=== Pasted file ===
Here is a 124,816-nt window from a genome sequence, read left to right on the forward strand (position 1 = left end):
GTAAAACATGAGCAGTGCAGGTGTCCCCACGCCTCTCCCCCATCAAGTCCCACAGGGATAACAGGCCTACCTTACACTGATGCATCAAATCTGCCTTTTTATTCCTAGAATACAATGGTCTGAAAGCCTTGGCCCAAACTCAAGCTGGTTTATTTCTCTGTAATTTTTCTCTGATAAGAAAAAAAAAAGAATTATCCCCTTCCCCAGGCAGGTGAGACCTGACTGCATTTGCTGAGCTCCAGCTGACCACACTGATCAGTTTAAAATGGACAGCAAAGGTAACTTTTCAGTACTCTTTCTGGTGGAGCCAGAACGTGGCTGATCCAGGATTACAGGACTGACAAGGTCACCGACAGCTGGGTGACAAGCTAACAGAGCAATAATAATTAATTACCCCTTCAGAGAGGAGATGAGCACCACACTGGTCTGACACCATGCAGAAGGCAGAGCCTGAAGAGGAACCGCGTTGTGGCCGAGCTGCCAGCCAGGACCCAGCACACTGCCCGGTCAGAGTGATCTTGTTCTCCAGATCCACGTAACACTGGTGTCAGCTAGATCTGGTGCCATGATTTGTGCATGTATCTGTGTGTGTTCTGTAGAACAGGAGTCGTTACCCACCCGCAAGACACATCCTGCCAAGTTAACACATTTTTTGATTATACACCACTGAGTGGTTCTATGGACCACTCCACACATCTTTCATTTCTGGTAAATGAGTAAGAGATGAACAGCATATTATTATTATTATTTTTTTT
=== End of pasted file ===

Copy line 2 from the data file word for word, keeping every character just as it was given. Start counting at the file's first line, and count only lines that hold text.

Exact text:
GTAAAACATGAGCAGTGCAGGTGTCCCCACGCCTCTCCCCCATCAAGTCCCACAGGGATAACAGGCCTACCTTACACTGATGCATCAAATCTGCCTTTTTATTCCTAGAATACAATGGTCTGAAAGCCTTGGCCCAAACTCAAGCTGGTTTATTTCTCTGTAATTTTTCTCTGATAAGAAAAAAAAAAGAATTATCCCCTTCCCCAGGCAGGTGAGACCTGACTGCATTTGCTGAGCTCCAGCTGACCACACTGATCAGTTTAAAATGGACAGCAAAGGTAACTTTTCAGTACTCTTTCTGGTGGAGCCAGAACGTGGCTGATCCAGGATTACAGGACTGACAAGGTCACCGACAGCTGGGTGACAAGCTAACAGAGCAATAATAATTAATTACCCCTTCAGAGAGGAGATGAGCACCACACTGGTCTGACACCATGCAGAAGGCAGAGCCTGAAGAGGAACCGCGTTGTGGCCGAGCTGCCAGCCAGGACCCAGCACACTGCCCGGTCAGAGTGATCTTGTTCTCCAGATCCACGTAACACTGGTGTCAGCTAGATCTGGTGCCATGATTTGTGCATGTATCTGTGTGTGTTCTGTAGAACAGGAGTCGTTACCCACCCGCAAGACACATCCTGCCAAGTTAACACATTTTTTGATTATACACCACTGAGTGGTTCTATGGACCACTCCACACATCTTTCATTTCTGGTAAATGAGTAAGAGATGAACAGCATATTATTATTATTATTTTTTTT